July 11, 2024

3 common types of scams and how to avoid them

Written by Valeria

Online Safety

The past couple years have seen a steady rise in online scams, topping $10 billion in losses in 2023, the first time that fraud losses have reached that benchmark, according to the FTC.

To protect yourself from these scams, we've put together a list of the 3 most common types of scams, so you can learn how to easily identify them, and more importantly – how to avoid them.

1. Phishing scams

A phishing scam will come in the form of an email or text message that asks you to follow a link to verify your information. This is usually under the pretence of verifying your account due to "fraudulent activity," such as from a bank, a credit card institution, or even a shipping company like UPS or Fedex.

How to identify:

The number one giveaway will always be the sender's email address. Now, granted, online scammers have gotten better and better at this, but if the email address doesn't even have the institution's name it claims to be from, you can bet it's a scam. Some will just be subtle variations like "[email protected]" instead of just "[email protected]" so it's important to look out for these other tells as well:

Generic Greetings.
You'll notice that these phishing scams will have generic greetings like "Dear customer" or use the first part of your email as their greeting (eg. if your email is [email protected], the greeing will go something like "Hi, silversurfer...."). That is a big red flag as your actual banking institution will have access to your name and sophisticated systems that are able to customize the message to you.

It is important to note that should you actually have any fraudulent activity on your account, or need to verify anything, your bank will never send you a link. Every email or text that comes with a link asking you to verify your account – unprompted (verification emails for signing up for a new service are exempt) – should be considered as suspicious.

How to avoid:

If you see a link asking you to verify your account because of fraudulent activity, or anything that sounds like it's going to ask you for your personal/account information, even if you're 99% sure it's legitimate, always call them first. It's better to be safe than sorry.

2. Romance and dating scams

Also known as "catfishing," these scams involve making the victim believe that the person they're talking to online is real in order to build up to a "relationship" where they can ask the victim for money (reasons are various, and could include "so that I can fly out and see you," "so I can pay for my apartment so you can come visit me" amongst many, many other creative ones.")

How to identify:

These may be harder for people to recognize since they're done within a vulnerable context, and the victims always want to believe it's true. But if you ever meet someone online (whether on a dating app, on social media, or otherwise), there are a few quick guides you can follow to make sure you don't fall for a catfish.

Fast-paced romance.
I believe the kids these days are calling it "love bombing," but if the person on the other side of the screen is professing profound emotions and escalating the relationship in a very short time period, it's time to raise the red flag.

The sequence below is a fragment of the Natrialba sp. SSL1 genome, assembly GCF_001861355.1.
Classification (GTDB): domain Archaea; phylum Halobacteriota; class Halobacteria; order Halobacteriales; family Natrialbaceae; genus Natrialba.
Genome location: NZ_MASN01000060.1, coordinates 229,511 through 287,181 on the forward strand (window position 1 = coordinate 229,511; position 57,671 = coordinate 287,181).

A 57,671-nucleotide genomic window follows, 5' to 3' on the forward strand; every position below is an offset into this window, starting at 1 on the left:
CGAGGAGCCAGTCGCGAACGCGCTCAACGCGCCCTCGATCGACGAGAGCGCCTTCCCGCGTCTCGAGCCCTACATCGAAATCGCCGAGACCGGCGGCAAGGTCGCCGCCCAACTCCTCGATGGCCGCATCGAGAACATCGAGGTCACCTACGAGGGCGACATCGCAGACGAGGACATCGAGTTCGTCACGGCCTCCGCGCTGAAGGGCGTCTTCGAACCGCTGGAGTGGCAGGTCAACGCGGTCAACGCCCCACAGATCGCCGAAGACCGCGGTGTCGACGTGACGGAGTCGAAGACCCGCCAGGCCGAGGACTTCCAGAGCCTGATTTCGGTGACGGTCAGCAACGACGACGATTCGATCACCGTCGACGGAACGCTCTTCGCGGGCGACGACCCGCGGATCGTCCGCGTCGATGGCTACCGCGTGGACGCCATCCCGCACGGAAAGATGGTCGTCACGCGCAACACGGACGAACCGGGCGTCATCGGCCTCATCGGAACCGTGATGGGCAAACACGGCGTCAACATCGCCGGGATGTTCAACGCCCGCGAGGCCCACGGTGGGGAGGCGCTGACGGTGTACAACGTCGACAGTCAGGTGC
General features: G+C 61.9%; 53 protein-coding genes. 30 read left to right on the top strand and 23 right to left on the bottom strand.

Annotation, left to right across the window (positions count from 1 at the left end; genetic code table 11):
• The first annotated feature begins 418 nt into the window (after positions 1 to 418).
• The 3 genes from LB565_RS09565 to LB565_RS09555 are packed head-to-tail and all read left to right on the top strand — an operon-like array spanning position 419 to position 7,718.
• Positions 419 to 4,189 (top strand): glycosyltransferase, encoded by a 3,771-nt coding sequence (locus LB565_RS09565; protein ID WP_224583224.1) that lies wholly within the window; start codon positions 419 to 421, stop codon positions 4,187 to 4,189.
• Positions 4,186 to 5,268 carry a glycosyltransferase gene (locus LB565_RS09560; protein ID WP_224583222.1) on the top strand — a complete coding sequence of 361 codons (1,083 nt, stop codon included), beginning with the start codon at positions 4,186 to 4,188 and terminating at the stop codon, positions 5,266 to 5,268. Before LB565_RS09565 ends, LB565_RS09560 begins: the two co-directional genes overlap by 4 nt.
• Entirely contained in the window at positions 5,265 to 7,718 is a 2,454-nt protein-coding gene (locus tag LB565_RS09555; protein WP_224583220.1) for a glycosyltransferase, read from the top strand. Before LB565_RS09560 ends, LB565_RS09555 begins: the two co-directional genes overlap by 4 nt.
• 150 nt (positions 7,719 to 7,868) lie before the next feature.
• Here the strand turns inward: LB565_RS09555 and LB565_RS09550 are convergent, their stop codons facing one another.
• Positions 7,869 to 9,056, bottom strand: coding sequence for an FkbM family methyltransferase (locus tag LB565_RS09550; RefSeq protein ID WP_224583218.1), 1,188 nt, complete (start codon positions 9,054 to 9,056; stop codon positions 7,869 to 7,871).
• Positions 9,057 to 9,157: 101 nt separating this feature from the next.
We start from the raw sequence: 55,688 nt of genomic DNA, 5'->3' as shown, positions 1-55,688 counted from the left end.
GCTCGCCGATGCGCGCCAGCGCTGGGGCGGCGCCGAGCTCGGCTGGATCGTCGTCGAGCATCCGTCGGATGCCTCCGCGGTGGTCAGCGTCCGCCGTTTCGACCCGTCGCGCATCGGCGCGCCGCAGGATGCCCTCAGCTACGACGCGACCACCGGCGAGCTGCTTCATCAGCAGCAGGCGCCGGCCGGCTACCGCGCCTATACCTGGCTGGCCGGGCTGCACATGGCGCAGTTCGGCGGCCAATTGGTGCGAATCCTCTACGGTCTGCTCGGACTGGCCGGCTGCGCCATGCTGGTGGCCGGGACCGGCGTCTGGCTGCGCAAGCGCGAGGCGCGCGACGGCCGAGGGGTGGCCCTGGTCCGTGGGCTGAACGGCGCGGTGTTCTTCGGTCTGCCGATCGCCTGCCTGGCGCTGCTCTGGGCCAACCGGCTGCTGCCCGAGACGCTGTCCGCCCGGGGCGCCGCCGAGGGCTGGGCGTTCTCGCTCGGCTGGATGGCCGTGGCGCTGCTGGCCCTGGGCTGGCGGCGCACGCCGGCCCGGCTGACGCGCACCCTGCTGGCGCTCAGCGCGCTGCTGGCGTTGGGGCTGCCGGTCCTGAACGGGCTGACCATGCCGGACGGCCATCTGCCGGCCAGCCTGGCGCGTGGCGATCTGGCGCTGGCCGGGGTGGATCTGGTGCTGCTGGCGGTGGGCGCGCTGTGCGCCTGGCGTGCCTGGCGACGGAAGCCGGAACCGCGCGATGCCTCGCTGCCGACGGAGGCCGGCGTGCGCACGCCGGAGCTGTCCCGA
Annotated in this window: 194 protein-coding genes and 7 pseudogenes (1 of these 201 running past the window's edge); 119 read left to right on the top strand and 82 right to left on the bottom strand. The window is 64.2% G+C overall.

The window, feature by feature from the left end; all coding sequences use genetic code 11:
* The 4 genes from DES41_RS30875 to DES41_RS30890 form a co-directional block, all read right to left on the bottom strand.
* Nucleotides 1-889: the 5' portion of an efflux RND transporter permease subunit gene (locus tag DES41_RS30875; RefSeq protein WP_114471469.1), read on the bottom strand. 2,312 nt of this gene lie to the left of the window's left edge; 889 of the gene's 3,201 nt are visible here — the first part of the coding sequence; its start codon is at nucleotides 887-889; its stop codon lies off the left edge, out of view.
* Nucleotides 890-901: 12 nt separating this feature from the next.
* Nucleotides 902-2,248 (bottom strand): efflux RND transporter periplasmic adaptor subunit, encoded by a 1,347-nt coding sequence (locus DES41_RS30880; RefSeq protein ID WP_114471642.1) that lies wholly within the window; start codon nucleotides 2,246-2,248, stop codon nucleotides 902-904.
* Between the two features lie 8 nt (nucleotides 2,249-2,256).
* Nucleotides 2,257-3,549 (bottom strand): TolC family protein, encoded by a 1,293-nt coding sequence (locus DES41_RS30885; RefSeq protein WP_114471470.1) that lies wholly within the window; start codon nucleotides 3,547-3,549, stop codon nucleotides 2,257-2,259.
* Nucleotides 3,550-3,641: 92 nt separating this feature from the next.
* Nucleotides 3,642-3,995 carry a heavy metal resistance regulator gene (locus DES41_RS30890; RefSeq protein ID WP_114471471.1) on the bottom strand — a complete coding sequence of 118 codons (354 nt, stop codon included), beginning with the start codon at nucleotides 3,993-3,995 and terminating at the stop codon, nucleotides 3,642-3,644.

Avoiding in-person or video call meetings.
If you've only ever seen what the person on the other side looks like by their profile picture (often fake/a stock photo), that's also a red flag.

Request for money.
Probably the biggest red flag, but if they at any time ask you for money – for an emergency, for travel, medical issues, or other "hardships" – it's time to put the brakes on the relationship.

How to avoid:

It's simple: Never give money to someone unless you also have a relationship with them offline. If you've never met this person in real life, or even had consistent phone or video calls with them, don't trust them with your hard earned money.

3.Tech Support Scams

If you have a computer, you may be vulnerable to thee scams, whereby scammers pose as tech support from legitimate companies (Microsoft, Apple, etc) and claim there are issues with your computer. They will then ask for remote access to "fix the problem," secretly copying over any personal information to their own system, and as a bonus, demand payment for their services.

How to identify:

This is probably the hardest one to identify, so it's important to keep these in mind:

Unexpected pop-ups and urgency.
Sure, things go wrong on your computer that need tech support. However, real tech support will never initiate contact via pop-up messages, nor would they create a sense of urgency with claims like your computer has a virus that needs immediate attention. Remember: tech support is there to answer when you contact them, it's almost never the other way around.

Request for remote access.
This is a very important distinction to make. I've certainly been in situations where I had to have tech support remote access my computer to help me with an issue. But the difference here is that I am the one that reached out to them with my issue, and I've verified their identity (using a legitimate chat box on their own website, I have their name, they verified my account information first.) More importantly, the remote access is usually the very last step in their attempts to troubleshoot, and is not urgently demanded as the only fix.

How to avoid:

If you suspect there is something wrong you'd like tech support to look into, find them yourself. Head over to Microsoft or Apple's own websites, and find their tech support.

These are just some of the online scams that are always circulating, but following these tips can help you with any that come your way. So stay safe, and remember: if it's too good to be true, it is.